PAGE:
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Religious Life

Carmelites rooted in ancient hermit tradition

When Anthony of Egypt took to the desert in the late third century, he initiated a major movement of men and women fleeing to the desert to live in ascetic isolation and contemplation. Although Christian hermits certainly existed before Anthony, his story is one of the church’s earliest written records of those Christians who rejected urban life to seek God.

The Carmelite order is one of many to inherit Anthony’s legacy. The Carmelites began some time between 1206 and 1214 when a group of Crusaders put down their swords to devote themselves to prayer and solitude. They used a Rule written by St. Albert of Jerusalem and modeled themselves after Elijah the hermit and prophet. Living in caves on Israel’s Mount Carmel, they spent most of their time in solitary contemplation.

Warfare caused the hermits to leave Israel, and by 1238 the Carmelites founded houses in Sicily, England, Cyprus and France. As they moved to more populated areas, they developed a more communal lifestyle and also undertook apostolic works, such as teaching and preaching. Most modern Carmelites now follow a communal, or cenobitic, lifestyle. Some groups, like the Spiritual Life Institute, seek an eremitic, or hermit-like life.

Groups of women followed the Carmelite tradition as early as the 13th century. John Soreth founded the first official female branch of the order in 1452.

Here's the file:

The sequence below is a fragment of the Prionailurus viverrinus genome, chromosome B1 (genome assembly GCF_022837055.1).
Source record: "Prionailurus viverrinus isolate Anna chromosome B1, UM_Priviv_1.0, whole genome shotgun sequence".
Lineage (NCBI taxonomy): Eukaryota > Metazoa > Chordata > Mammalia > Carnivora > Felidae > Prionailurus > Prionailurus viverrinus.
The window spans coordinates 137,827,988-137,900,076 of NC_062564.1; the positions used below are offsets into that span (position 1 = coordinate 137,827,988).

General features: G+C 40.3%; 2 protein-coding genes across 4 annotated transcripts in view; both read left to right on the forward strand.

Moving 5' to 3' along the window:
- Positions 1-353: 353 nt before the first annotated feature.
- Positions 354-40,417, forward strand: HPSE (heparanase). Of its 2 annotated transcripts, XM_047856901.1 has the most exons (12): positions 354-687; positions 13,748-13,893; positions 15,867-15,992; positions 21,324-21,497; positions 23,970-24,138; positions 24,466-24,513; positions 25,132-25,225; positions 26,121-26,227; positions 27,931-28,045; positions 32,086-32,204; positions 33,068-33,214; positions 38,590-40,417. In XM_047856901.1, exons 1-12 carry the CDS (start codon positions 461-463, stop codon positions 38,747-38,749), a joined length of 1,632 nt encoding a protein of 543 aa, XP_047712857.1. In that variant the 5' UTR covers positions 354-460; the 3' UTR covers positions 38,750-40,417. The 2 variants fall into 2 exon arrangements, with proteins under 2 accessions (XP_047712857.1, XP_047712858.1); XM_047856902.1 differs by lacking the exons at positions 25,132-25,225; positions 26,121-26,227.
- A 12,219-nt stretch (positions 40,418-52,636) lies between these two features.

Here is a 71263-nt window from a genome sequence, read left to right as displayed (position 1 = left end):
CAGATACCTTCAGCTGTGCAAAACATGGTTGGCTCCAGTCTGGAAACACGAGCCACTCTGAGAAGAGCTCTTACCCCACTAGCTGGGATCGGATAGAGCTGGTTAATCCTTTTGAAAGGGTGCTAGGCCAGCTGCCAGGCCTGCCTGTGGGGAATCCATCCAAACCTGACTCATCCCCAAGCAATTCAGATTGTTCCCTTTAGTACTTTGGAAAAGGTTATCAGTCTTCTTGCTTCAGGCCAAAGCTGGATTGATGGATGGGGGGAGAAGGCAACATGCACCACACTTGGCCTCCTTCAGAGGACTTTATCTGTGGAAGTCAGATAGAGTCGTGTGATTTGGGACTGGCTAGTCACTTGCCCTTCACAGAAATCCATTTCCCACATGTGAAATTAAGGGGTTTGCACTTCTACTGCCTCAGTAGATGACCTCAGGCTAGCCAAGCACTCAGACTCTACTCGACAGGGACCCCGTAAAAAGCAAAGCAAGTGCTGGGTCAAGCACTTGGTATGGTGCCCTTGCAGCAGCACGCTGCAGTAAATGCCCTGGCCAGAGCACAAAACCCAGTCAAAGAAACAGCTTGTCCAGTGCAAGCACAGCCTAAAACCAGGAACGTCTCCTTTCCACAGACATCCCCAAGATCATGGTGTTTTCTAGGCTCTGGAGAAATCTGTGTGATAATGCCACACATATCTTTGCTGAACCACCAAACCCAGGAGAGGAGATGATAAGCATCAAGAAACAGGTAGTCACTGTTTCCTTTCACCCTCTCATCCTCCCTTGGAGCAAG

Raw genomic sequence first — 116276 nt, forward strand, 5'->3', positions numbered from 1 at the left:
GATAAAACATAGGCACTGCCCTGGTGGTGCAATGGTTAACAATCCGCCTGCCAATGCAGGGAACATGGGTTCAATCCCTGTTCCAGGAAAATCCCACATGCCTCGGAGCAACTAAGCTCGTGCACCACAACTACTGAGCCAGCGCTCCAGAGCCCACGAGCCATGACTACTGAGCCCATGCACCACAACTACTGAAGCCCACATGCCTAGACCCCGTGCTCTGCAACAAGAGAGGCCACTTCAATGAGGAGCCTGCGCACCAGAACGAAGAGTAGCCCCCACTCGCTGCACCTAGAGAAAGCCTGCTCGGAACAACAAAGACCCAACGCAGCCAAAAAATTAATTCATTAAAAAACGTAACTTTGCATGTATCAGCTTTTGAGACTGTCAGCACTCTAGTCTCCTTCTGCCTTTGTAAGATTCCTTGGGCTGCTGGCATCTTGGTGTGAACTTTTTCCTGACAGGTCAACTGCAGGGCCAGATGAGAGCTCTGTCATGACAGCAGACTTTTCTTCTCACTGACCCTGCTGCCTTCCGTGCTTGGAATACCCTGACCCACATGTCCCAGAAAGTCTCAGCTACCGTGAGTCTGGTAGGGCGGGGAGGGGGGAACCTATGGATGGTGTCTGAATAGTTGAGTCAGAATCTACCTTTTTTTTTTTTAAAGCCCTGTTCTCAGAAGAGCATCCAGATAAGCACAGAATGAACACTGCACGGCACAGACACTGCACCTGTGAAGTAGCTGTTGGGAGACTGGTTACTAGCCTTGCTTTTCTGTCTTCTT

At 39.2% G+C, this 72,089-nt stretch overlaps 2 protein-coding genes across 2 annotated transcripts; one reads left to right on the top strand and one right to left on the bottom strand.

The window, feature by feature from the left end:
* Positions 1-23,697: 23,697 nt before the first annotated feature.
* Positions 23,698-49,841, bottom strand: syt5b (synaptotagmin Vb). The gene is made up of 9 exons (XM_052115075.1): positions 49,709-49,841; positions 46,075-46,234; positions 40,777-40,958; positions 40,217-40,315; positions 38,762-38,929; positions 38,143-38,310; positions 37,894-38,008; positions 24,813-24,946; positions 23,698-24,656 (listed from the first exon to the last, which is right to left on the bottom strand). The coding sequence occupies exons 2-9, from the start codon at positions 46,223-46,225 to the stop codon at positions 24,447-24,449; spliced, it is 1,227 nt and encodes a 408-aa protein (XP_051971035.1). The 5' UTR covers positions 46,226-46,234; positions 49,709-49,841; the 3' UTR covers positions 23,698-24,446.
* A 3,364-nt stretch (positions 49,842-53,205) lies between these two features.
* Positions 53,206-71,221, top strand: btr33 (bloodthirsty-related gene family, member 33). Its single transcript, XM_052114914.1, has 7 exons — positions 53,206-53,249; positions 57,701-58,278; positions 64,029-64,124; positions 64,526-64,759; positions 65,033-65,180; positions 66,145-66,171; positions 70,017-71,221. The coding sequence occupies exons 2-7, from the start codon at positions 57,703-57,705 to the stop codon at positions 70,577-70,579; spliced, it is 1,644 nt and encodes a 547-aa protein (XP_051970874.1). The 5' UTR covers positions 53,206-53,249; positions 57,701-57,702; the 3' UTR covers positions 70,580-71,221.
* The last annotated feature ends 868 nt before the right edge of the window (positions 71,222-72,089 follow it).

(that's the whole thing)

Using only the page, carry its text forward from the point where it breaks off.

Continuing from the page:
The strict Carmelite rule was difficult, and Pope Eugene IV approved an easing or “mitigation” of it in 1432. In the 16th century, St. Teresa of Avila sought a return to the older model. She was supported by St. John of the Cross. Dissension sprang up between those following the mitigated and unmitigated rules, and in [1580] Pope Gregory XIII separated them into two orders, the Calced, or Ancient observance (O.Carm.), and the Discalced (O.C.D.). St. Teresa’s followers called themselves “discalced,” meaning “without shoes” since they wore only homemade sandals.

Another seminal Carmelite figure was St. Thérèse of Lisieux, “The Little Flower” who Pope John Paul II named a doctor of the church for her “little way’ of spirituality.

-- Melissa Jones

National Catholic Reporter, February 21, 2003 [corrected 03/14/2003]